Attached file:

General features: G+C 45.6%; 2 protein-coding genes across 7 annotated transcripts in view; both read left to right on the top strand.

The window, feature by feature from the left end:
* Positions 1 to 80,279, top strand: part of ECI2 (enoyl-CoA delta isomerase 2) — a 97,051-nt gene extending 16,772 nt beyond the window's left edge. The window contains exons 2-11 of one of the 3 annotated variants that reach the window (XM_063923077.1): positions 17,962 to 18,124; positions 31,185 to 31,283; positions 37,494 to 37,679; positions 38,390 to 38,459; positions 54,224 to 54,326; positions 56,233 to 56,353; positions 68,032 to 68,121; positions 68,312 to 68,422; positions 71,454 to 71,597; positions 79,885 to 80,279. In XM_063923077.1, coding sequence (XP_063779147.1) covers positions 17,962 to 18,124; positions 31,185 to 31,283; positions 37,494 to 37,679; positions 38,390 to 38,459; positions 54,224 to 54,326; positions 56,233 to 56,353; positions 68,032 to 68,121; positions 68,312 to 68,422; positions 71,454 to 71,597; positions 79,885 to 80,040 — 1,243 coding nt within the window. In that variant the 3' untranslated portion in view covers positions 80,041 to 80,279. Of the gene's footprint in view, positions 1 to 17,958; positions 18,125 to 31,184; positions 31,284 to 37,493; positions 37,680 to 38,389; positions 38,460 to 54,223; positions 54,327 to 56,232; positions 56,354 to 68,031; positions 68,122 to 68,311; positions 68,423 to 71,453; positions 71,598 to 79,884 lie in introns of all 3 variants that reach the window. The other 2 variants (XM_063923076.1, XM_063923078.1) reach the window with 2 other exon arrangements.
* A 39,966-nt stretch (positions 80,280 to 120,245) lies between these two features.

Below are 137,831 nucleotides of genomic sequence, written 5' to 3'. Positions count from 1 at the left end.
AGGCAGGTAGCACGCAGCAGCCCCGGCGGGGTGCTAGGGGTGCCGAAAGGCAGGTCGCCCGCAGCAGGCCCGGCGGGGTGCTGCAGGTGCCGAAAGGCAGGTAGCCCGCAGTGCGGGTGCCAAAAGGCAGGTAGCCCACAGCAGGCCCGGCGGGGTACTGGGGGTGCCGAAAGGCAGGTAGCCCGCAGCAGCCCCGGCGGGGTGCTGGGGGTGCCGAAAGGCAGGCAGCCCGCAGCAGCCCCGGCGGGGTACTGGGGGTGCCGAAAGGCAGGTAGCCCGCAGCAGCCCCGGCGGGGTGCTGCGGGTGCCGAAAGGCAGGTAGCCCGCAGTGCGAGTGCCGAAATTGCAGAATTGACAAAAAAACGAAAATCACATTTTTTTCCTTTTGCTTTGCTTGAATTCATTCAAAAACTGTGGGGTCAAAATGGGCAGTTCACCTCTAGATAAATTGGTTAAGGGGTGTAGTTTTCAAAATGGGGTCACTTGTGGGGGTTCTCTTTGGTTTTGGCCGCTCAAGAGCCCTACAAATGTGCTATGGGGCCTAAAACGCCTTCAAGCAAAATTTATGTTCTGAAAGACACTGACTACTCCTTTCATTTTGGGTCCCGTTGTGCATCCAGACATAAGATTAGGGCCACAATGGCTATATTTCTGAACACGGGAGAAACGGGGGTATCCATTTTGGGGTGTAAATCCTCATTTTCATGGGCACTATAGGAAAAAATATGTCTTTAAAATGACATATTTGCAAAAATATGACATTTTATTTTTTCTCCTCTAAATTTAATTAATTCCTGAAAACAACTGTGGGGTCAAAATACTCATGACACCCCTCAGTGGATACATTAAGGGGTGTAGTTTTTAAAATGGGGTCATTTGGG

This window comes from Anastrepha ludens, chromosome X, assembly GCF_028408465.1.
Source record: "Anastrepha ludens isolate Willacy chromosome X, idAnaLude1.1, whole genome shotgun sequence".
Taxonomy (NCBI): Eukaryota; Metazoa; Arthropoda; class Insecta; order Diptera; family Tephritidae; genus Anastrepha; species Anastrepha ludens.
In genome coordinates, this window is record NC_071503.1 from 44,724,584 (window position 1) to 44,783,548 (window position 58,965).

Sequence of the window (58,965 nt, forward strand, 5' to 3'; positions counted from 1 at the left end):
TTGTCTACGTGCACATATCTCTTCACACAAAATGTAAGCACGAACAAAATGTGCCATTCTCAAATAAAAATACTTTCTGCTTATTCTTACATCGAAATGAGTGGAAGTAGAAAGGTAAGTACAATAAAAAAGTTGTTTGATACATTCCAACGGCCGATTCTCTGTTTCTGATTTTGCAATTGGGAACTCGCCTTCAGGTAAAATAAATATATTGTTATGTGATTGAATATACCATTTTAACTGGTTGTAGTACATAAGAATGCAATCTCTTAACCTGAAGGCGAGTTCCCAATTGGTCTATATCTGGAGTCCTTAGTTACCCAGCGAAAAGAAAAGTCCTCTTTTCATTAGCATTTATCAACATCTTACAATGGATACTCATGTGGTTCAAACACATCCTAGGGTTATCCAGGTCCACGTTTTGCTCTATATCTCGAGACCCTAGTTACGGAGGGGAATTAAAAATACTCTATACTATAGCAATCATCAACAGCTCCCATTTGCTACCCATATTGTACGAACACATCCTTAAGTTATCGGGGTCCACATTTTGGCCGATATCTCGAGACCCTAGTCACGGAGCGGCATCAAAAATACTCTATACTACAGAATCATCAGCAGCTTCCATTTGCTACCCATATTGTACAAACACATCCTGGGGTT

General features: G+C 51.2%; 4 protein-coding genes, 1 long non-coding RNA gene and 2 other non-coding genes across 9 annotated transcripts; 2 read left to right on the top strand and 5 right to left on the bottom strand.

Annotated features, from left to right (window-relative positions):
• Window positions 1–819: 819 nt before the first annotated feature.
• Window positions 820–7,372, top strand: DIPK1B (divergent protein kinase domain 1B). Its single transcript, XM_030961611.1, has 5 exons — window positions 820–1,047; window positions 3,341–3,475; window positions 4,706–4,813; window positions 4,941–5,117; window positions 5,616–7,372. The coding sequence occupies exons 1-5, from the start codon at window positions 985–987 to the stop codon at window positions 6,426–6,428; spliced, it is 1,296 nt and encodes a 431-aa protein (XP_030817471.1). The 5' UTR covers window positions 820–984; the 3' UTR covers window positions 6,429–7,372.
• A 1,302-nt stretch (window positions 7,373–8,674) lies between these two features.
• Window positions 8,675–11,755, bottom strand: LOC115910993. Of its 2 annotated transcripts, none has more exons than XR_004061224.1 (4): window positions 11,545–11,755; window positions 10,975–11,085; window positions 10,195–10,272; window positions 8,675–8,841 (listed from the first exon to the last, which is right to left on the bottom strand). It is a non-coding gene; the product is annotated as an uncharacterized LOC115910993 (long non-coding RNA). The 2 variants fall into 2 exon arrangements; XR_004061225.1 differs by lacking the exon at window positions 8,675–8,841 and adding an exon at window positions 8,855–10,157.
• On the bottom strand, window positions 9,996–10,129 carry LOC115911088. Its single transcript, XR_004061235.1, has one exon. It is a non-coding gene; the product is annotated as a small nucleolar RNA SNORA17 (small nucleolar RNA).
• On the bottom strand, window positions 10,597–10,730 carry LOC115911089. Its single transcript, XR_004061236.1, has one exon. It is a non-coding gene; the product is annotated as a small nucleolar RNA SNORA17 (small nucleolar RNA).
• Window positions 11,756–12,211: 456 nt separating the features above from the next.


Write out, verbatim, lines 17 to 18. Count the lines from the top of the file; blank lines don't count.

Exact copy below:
• A 1,302-nt stretch (window positions 7,373–8,674) lies between these two features.
• Window positions 8,675–11,755, bottom strand: LOC115910993. Of its 2 annotated transcripts, none has more exons than XR_004061224.1 (4): window positions 11,545–11,755; window positions 10,975–11,085; window positions 10,195–10,272; window positions 8,675–8,841 (listed from the first exon to the last, which is right to left on the bottom strand). It is a non-coding gene; the product is annotated as an uncharacterized LOC115910993 (long non-coding RNA). The 2 variants fall into 2 exon arrangements; XR_004061225.1 differs by lacking the exon at window positions 8,675–8,841 and adding an exon at window positions 8,855–10,157.